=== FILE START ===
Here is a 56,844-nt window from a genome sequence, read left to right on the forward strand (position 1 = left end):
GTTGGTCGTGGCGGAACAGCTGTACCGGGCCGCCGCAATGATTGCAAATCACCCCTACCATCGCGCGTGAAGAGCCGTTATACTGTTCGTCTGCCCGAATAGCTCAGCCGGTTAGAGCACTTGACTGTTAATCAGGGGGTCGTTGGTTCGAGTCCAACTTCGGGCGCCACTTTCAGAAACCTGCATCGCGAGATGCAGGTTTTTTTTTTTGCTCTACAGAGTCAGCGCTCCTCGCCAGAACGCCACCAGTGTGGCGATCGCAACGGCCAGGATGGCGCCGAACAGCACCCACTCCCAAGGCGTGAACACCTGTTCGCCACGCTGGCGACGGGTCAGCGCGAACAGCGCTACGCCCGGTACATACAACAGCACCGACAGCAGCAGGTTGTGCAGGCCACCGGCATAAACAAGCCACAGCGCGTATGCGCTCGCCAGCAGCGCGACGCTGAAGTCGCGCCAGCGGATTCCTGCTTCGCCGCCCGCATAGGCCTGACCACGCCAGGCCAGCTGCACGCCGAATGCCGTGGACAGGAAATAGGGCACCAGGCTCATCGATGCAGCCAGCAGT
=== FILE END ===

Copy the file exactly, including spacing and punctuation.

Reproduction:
Here is a 56,844-nt window from a genome sequence, read left to right on the forward strand (position 1 = left end):
GTTGGTCGTGGCGGAACAGCTGTACCGGGCCGCCGCAATGATTGCAAATCACCCCTACCATCGCGCGTGAAGAGCCGTTATACTGTTCGTCTGCCCGAATAGCTCAGCCGGTTAGAGCACTTGACTGTTAATCAGGGGGTCGTTGGTTCGAGTCCAACTTCGGGCGCCACTTTCAGAAACCTGCATCGCGAGATGCAGGTTTTTTTTTTTGCTCTACAGAGTCAGCGCTCCTCGCCAGAACGCCACCAGTGTGGCGATCGCAACGGCCAGGATGGCGCCGAACAGCACCCACTCCCAAGGCGTGAACACCTGTTCGCCACGCTGGCGACGGGTCAGCGCGAACAGCGCTACGCCCGGTACATACAACAGCACCGACAGCAGCAGGTTGTGCAGGCCACCGGCATAAACAAGCCACAGCGCGTATGCGCTCGCCAGCAGCGCGACGCTGAAGTCGCGCCAGCGGATTCCTGCTTCGCCGCCCGCATAGGCCTGACCACGCCAGGCCAGCTGCACGCCGAATGCCGTGGACAGGAAATAGGGCACCAGGCTCATCGATGCAGCCAGCAGT